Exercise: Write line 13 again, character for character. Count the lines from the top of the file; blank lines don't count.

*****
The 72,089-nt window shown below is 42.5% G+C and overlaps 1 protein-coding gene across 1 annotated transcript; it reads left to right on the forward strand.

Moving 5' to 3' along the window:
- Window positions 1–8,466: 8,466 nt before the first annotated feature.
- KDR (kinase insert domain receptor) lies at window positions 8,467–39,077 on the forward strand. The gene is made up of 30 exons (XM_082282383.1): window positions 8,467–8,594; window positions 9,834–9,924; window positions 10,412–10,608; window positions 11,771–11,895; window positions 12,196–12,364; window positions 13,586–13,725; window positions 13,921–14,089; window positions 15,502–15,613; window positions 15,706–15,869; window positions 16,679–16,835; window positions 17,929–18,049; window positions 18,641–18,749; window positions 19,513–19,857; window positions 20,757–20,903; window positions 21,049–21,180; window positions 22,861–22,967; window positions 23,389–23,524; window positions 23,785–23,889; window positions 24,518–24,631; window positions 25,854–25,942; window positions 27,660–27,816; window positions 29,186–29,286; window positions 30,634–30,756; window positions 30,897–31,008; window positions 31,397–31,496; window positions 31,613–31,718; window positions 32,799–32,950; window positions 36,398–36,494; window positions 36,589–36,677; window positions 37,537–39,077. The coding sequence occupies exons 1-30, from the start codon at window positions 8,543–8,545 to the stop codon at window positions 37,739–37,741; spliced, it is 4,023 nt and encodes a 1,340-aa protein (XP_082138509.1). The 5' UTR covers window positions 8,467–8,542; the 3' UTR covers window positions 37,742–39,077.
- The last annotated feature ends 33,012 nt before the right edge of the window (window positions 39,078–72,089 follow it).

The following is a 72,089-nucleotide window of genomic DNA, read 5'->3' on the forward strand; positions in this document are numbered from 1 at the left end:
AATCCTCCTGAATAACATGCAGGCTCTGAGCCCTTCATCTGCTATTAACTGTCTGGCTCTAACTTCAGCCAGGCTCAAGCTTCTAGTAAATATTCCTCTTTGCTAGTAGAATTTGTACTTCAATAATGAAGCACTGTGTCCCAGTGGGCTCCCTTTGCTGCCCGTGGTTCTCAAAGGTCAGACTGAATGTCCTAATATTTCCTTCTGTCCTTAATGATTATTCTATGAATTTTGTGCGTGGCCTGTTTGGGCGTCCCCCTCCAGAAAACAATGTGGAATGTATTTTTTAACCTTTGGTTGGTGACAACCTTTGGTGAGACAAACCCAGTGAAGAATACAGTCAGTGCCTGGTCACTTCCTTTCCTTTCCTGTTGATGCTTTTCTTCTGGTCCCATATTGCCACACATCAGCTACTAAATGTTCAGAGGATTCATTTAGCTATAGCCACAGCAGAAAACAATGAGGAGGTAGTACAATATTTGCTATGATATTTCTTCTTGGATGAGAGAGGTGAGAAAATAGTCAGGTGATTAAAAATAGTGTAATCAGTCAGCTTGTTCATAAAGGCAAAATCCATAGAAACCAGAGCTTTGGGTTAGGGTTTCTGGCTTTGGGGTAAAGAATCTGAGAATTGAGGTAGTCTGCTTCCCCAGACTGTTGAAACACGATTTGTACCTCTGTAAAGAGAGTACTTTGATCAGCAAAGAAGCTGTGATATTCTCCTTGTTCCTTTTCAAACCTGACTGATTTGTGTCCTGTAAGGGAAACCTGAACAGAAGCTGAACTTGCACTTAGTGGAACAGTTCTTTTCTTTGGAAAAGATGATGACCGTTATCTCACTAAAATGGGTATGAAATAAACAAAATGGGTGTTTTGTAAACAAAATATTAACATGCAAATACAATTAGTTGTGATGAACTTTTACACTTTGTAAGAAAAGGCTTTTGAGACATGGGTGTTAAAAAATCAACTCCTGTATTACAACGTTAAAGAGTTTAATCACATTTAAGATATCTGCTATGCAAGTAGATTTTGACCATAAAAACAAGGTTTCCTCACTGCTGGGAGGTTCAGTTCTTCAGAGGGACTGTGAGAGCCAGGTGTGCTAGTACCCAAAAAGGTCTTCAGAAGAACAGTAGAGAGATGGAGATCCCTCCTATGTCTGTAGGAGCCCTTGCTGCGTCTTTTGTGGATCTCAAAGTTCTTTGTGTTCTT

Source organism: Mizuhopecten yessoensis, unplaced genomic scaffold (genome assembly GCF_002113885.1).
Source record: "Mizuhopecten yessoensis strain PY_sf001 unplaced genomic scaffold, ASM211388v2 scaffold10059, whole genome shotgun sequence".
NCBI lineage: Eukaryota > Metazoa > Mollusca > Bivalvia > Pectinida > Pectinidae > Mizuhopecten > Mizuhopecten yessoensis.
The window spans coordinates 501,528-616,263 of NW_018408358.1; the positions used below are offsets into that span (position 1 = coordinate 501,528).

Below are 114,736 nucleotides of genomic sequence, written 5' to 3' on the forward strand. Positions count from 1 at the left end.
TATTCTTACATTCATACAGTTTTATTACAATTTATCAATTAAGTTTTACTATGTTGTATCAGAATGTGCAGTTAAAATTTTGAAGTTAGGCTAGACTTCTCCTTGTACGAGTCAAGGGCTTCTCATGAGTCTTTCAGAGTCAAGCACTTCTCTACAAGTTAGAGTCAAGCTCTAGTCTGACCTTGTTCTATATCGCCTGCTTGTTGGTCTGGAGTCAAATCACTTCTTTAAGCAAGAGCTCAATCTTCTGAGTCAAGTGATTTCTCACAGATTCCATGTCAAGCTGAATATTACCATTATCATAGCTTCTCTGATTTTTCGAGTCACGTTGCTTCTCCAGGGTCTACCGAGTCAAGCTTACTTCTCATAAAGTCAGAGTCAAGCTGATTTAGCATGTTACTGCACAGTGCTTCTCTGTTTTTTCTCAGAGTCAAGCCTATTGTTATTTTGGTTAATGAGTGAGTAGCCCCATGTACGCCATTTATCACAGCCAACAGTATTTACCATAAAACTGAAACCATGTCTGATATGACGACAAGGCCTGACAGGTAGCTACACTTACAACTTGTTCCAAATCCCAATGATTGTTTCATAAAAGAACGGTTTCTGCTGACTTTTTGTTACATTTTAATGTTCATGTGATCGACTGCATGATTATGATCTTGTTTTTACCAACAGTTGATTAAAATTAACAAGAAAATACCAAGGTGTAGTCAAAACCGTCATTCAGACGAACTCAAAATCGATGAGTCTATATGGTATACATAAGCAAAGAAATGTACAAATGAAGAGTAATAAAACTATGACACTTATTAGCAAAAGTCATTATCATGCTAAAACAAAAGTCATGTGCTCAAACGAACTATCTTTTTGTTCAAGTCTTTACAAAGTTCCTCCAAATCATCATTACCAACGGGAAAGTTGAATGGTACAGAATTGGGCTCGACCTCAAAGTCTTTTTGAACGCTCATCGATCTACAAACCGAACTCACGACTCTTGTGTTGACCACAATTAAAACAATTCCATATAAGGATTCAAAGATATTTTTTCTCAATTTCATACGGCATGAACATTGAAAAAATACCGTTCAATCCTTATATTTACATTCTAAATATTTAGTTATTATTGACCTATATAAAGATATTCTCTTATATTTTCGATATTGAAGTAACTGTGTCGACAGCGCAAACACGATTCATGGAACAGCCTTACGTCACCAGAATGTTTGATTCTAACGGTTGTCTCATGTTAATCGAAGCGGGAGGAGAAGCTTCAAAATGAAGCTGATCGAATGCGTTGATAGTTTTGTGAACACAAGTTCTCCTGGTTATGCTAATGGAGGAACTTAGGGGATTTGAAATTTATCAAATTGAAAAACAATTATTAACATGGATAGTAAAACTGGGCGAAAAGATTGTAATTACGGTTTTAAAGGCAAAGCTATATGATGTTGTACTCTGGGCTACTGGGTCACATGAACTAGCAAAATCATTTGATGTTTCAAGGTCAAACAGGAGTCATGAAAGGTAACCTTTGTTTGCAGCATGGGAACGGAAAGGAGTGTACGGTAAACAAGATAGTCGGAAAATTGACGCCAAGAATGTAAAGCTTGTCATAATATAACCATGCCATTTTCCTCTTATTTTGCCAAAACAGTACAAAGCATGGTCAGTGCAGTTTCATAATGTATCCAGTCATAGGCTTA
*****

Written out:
TATTCTTACATTCATACAGTTTTATTACAATTTATCAATTAAGTTTTACTATGTTGTATCAGAATGTGCAGTTAAAATTTTGAAGTTAGGCTAGACTTCTCCTTGTACGAGTCAAGGGCTTCTCATGAGTCTTTCAGAGTCAAGCACTTCTCTACAAGTTAGAGTCAAGCTCTAGTCTGACCTTGTTCTATATCGCCTGCTTGTTGGTCTGGAGTCAAATCACTTCTTTAAGCAAGAGCTCAATCTTCTGAGTCAAGTGATTTCTCACAGATTCCATGTCAAGCTGAATATTACCATTATCATAGCTTCTCTGATTTTTCGAGTCACGTTGCTTCTCCAGGGTCTACCGAGTCAAGCTTACTTCTCATAAAGTCAGAGTCAAGCTGATTTAGCATGTTACTGCACAGTGCTTCTCTGTTTTTTCTCAGAGTCAAGCCTATTGTTATTTTGGTTAATGAGTGAGTAGCCCCATGTACGCCATTTATCACAGCCAACAGTATTTACCATAAAACTGAAACCATGTCTGATATGACGACAAGGCCTGACAGGTAGCTACACTTACAACTTGTTCCAAATCCCAATGATTGTTTCATAAAAGAACGGTTTCTGCTGACTTTTTGTTACATTTTAATGTTCATGTGATCGACTGCATGATTATGATCTTGTTTTTACCAACAGTTGATTAAAATTAACAAGAAAATACCAAGGTGTAGTCAAAACCGTCATTCAGACGAACTCAAAATCGATGAGTCTATATGGTATACATAAGCAAAGAAATGTACAAATGAAGAGTAATAAAACTATGACACTTATTAGCAAAAGTCATTATCATGCTAAAACAAAAGTCATGTGCTCAAACGAACTATCTTTTTGTTCAAGTCTTTACAAAGTTCCTCCAAATCATCATTACCAACGGGAAAGTTGAATGGTACAGAATTGGGCTCGACCTCAAAGTCTTTTTGAACGCTCATCGATCTACAAACCGAACTCACGACTCTTGTGTTGACCACAATTAAAACAATTCCATATAAGGATTCAAAGATATTTTTTCTCAATTTCATACGGCATGAACATTGAAAAAATACCGTTCAATCCTTATATTTACATTCTAAATATTTAGTTATTATTGACCTATATAAAGATATTCTCTTATATTTTCGATATTGAAGTAACTGTGTCGACAGCGCAAACACGATTCATGGAACAGCCTTACGTCACCAGAATGTTTGATTCTAACGGTTGTCTCATGTTAATCGAAGCGGGAGGAGAAGCTTCAAAATGAAGCTGATCGAATGCGTTGATAGTTTTGTGAACACAAGTTCTCCTGGTTATGCTAATGGAGGAACTTAGGGGATTTGAAATTTATCAAATTGAAAAACAATTATTAACATGGATAGTAAAACTGGGCGAAAAGATTGTAATTACGGTTTTAAAGGCAAAGCTATATGATGTTGTACTCTGGGCTACTGGGTCACATGAACTAGCAAAATCATTTGATGTTTCAAGGTCAAACAGGAGTCATGAAAGGTAACCTTTGTTTGCAGCATGGGAACGGAAAGGAGTGTACGGTAAACAAGATAGTCGGAAAATTGACGCCAAGAATGTAAAGCTTGTCATAATATAACCATGCCATTTTCCTCTTATTTTGCCAAAACAGTACAAAGCATGGTCAGTGCAGTTTCATAATGTATCCAGTCATAGGCTTA